Psychosis proneness scales in schizophrenia spectrum personality disorders: familial vs. nonfamilial samples.Psychiatry Res. 1993 Jan; 46(1):47-57.PR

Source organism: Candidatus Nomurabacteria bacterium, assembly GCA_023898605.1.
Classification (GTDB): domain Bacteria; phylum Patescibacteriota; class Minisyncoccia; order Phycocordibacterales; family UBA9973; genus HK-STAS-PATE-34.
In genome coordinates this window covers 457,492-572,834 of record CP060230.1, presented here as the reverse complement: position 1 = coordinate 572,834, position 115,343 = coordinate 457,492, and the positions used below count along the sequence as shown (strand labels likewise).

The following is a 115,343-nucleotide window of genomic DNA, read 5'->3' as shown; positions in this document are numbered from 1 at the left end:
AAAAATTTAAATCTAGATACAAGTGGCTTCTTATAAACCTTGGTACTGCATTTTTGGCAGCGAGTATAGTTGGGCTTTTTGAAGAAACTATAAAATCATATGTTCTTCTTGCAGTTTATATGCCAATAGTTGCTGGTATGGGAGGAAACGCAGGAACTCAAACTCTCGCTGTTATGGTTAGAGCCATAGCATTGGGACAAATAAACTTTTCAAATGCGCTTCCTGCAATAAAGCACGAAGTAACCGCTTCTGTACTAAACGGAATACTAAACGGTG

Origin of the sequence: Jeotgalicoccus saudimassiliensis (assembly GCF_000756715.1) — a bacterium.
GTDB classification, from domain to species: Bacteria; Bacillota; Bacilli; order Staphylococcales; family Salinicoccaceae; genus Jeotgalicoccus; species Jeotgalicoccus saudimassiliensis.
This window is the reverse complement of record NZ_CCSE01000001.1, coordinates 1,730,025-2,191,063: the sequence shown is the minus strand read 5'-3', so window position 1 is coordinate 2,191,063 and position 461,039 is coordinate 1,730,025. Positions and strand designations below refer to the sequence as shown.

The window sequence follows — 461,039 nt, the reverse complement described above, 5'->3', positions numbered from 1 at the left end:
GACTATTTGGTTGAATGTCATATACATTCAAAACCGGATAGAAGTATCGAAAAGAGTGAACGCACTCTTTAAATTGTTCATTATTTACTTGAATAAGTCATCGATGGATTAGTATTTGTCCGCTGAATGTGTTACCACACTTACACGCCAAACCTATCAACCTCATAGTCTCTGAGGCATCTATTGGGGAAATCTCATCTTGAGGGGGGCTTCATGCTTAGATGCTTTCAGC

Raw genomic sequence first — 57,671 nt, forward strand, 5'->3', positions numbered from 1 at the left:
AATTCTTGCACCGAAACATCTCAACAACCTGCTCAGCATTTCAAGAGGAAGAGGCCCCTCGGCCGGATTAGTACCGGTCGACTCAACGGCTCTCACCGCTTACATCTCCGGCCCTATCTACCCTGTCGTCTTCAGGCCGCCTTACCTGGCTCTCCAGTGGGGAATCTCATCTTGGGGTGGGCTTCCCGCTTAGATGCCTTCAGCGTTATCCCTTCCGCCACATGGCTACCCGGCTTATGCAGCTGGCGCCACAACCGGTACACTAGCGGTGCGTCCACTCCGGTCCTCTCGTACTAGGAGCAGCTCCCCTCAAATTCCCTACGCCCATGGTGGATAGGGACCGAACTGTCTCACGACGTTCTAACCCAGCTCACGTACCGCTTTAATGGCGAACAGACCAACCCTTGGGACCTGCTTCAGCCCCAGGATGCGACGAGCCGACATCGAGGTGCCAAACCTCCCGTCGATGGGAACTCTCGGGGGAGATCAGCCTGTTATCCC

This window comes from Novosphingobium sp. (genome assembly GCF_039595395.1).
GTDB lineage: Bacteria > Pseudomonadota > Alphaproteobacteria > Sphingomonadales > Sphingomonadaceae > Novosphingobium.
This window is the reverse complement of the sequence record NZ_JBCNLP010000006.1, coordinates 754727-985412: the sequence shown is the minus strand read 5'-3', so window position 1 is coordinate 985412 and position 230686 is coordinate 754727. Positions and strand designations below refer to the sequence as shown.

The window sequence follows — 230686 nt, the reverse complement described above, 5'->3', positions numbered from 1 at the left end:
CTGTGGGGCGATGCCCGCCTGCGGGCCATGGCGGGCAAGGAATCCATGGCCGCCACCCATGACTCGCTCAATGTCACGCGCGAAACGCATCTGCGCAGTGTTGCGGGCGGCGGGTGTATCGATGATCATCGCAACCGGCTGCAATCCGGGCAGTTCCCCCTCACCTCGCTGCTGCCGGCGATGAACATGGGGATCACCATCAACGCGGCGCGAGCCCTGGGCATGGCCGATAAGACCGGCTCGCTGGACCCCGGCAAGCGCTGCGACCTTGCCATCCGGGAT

The authors evaluated the extent of overlap between DSM-III-R schizophrenia spectrum personality diagnoses (SSPD) and the Psychosis Proneness Scales of Chapman and his associates. The subjects were recruited from the family members of schizophrenic patients ("familial" subjects; n = 45) and members of the community with negative family histories for schizophrenia ("nonfamilial" subjects; n = 60). Clinical interviews were performed to obtain DSM-III-R Axis I and II diagnoses. In 105 individuals with no Axis I diagnosis, the five Chapman Scales were administered. The results suggest that the nonfamilial subjects with diagnoses of SSPD (n = 24) scored significantly higher on the Chapman Scales of Magical Ideation, Perceptual Aberration, and Impulsive Nonconformity compared with the familial SSPD subjects and the other non-SSPD groups. The familial SSPD subjects (n = 17) scored significantly higher than the nonfamilial, non-SSPD groups on the Physical Anhedonia Scale. Scores on the Social Anhedonia Scale were highest in the SSPD subjects, but only scores for the nonfamilial SSPD subjects were statistically different from those for the other non-SSPD groups. The data were reanalyzed by first dividing the scores from the Chapman Scales into high and low scores based on different cutoff points. Sensitivities, specificities, and predictive powers of the "high" Chapman scores for SSPD diagnoses were then calculated. These were done because the Chapman Scales are often used to identify individuals with schizophrenia-related personality disorders on the basis of scores that exceed arbitrary cutoff points. The results suggest that the Chapman Scales (other than the Physical Anhedonia Scale) and DSM-III-R criteria identified mostly the same subjects, when only nonfamilial subjects were considered (with sensitivities and specificities of about 0.70). However, the overlap between these two constructs was poor when only schizophrenia spectrum subjects recruited from the family members of schizophrenic patients were considered.